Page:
Jean-Michel Jarre – Magnetic Fields – Les Chants Magnetiques

Jean-Michel Jarre was one of the early pioneers of popular electronic music. Along with artists like Tangerine Dream and Vangelis, Jarre brought electronic music and popular music together, making music that was artistic but fairly accessible. Les Chants Magnetiques, Magnetic Fields, is a set of 5 synth tracks that capture Jarre at his peak.

For many Jarre fans, his first three albums, Oxygene, Equinoxe and Magnetic Fields, remain his best work. He had not yet conquered the world, and he was still experimenting, discovering a world of pop music based on with synthesizers. The music from his early period relied primarily on analog equipment, synthesizers, primitive drum machines, simple sequencers, and vocoders. Though his equipment was primitive compared to today’s electronics, used the equipment inventively, creating sonic textures that are being imitated still.

Magenetic Fields has 5 untitled parts. The music ranges from synthetic string washes and ambient sounds that are timeless, to cheesy synth pop that is relentlessly melodic. Part 1 is the most interesting track of the CD. On LP, it would have taken up an entire side, and would have made for a pretty trippy eighteen minutes.  It starts out with a sequencer melody, and repeats the melody, building the track by varying the arrangement. This section fades into a brief hymn-like section orchestrated with synth strings and vocals.  Jarre adds a very spacey section that includes echoing voices and sound effects, before moving to the final section of the track. The final section returns to the rapid sequence style of the first section. By using a overall fast – slow – fast form, with subsections based on simple variations, Jarre gives simple music an almost symphonic scope.

Part 2 is drum machine synth pop that sounds like an update of traditional folk music. This is faded into some ambient boat sounds to connect it to the next track. Part 3 is one of the most interesting sections of the CD. It is an early world-music groove, orchestrated with synthesized thumb piano, tape loops and synth swooshes. This transitions seemlessly into Part 4, which is is pure synth-pop. Jarre even throws on some vocoded vocals. This track has an extended fade-out that sounds like a precursor to trance music.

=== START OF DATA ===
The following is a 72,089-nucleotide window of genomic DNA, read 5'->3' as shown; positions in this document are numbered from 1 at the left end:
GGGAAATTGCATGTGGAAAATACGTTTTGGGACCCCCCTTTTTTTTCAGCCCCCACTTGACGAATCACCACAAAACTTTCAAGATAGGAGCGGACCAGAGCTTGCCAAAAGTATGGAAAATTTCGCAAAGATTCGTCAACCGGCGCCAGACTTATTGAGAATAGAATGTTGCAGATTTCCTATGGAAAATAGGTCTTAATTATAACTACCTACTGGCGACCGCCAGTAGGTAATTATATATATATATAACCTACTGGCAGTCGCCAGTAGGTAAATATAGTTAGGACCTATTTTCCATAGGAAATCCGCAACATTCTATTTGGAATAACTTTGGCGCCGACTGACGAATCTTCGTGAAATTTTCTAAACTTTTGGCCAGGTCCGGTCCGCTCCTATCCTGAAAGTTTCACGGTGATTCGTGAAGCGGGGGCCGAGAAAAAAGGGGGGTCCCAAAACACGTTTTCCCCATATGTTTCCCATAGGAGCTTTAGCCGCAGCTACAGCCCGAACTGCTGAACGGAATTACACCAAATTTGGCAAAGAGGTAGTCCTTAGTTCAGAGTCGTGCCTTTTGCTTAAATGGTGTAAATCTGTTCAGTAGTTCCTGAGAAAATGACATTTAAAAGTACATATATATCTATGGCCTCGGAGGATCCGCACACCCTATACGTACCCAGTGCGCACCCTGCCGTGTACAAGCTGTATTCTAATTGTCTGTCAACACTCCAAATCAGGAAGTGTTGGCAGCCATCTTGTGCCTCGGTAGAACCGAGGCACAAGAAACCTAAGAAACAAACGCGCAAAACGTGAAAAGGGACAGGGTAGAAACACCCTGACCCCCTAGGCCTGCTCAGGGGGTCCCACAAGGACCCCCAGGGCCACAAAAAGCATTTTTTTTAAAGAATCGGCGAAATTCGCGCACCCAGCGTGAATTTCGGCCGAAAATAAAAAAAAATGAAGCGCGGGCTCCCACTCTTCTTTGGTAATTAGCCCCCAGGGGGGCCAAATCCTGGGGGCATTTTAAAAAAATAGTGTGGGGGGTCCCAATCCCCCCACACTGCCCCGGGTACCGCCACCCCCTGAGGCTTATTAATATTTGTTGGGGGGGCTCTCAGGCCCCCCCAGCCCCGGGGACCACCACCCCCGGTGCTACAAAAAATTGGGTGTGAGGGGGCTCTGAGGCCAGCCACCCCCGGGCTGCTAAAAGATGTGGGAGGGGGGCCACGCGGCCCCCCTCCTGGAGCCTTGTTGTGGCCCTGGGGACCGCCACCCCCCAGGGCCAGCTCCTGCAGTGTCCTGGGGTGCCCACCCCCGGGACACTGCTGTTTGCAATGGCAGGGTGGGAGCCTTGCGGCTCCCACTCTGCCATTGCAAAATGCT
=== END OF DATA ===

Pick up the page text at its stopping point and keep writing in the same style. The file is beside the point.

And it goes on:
The final track is pure synth cheese. Cheep drum machines beat out rhythms that sound like something off an old Casio keyboard. Jarre adds cheesy analog sounds one of those catch melodies that drills itself into your brain. All of Jarre’s early LP’s had a cheesy dance track on them, that people seem to either love or hate, and this one’s no different.

Of all the music on Magnetic Fields, Part 1 holds up the best. If you don’t have any albums by Jarre, this CD, Oxygene or Equinoxe are the most interesting places to start. Each CD has some of the most interesting synth music of the late 70’s and early 80’s. Listen to any of the tracks and you’ll hear sounds and effects that were adopted by pop music in the 80’s, and that inspired many electronic musicians that have followed. If you’re familiar with Jarre, you’ll want this along with all of his early CD’s!

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